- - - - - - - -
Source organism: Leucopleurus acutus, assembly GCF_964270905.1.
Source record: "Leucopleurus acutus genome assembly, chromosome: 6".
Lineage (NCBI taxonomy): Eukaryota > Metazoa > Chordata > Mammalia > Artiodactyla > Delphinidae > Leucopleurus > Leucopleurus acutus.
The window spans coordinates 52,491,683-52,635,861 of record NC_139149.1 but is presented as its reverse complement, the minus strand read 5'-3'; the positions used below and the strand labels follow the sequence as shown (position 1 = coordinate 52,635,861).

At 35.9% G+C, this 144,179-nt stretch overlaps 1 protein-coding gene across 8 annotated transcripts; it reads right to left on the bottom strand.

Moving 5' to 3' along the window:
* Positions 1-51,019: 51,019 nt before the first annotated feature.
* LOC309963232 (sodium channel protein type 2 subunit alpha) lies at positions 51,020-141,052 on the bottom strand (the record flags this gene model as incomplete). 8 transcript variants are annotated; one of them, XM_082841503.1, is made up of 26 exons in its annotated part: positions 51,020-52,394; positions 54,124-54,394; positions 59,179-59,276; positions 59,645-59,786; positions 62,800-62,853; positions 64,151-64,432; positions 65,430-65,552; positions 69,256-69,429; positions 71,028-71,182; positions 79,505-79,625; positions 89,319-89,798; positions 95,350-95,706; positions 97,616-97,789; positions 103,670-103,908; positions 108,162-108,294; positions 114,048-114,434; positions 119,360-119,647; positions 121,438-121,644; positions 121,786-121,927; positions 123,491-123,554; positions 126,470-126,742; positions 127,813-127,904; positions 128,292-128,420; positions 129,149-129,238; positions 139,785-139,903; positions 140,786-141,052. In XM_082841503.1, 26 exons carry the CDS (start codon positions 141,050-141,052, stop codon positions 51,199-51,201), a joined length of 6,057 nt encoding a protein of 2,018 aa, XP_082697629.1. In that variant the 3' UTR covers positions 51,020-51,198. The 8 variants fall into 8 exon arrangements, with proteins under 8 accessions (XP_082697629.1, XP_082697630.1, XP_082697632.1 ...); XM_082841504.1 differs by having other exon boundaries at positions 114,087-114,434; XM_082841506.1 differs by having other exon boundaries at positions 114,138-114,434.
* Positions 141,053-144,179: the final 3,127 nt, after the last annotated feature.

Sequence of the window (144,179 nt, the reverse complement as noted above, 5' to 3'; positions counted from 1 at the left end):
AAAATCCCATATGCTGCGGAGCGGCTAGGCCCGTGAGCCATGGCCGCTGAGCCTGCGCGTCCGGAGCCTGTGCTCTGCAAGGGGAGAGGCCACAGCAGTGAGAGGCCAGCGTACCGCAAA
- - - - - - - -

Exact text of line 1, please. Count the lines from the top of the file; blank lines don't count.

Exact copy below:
Source organism: Leucopleurus acutus, assembly GCF_964270905.1.